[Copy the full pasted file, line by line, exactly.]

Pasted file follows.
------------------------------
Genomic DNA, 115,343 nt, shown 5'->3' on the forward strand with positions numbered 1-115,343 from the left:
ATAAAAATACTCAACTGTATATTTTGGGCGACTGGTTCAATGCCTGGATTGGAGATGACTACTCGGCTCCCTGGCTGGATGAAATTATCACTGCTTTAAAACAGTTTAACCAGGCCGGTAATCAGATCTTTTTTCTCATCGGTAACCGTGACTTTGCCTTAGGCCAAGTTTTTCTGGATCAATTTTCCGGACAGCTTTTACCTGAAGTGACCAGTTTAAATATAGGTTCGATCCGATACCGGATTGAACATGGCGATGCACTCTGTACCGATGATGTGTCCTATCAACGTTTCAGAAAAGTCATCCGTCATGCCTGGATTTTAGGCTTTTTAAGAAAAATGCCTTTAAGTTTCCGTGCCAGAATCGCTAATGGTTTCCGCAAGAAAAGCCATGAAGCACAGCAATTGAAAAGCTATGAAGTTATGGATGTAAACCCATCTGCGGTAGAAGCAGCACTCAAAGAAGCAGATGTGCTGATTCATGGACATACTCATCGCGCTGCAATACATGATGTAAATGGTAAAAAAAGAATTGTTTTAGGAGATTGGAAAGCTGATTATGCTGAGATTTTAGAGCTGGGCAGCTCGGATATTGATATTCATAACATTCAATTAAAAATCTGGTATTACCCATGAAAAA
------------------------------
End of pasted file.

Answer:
Genomic DNA, 115,343 nt, shown 5'->3' on the forward strand with positions numbered 1-115,343 from the left:
ATAAAAATACTCAACTGTATATTTTGGGCGACTGGTTCAATGCCTGGATTGGAGATGACTACTCGGCTCCCTGGCTGGATGAAATTATCACTGCTTTAAAACAGTTTAACCAGGCCGGTAATCAGATCTTTTTTCTCATCGGTAACCGTGACTTTGCCTTAGGCCAAGTTTTTCTGGATCAATTTTCCGGACAGCTTTTACCTGAAGTGACCAGTTTAAATATAGGTTCGATCCGATACCGGATTGAACATGGCGATGCACTCTGTACCGATGATGTGTCCTATCAACGTTTCAGAAAAGTCATCCGTCATGCCTGGATTTTAGGCTTTTTAAGAAAAATGCCTTTAAGTTTCCGTGCCAGAATCGCTAATGGTTTCCGCAAGAAAAGCCATGAAGCACAGCAATTGAAAAGCTATGAAGTTATGGATGTAAACCCATCTGCGGTAGAAGCAGCACTCAAAGAAGCAGATGTGCTGATTCATGGACATACTCATCGCGCTGCAATACATGATGTAAATGGTAAAAAAAGAATTGTTTTAGGAGATTGGAAAGCTGATTATGCTGAGATTTTAGAGCTGGGCAGCTCGGATATTGATATTCATAACATTCAATTAAAAATCTGGTATTACCCATGAAAAA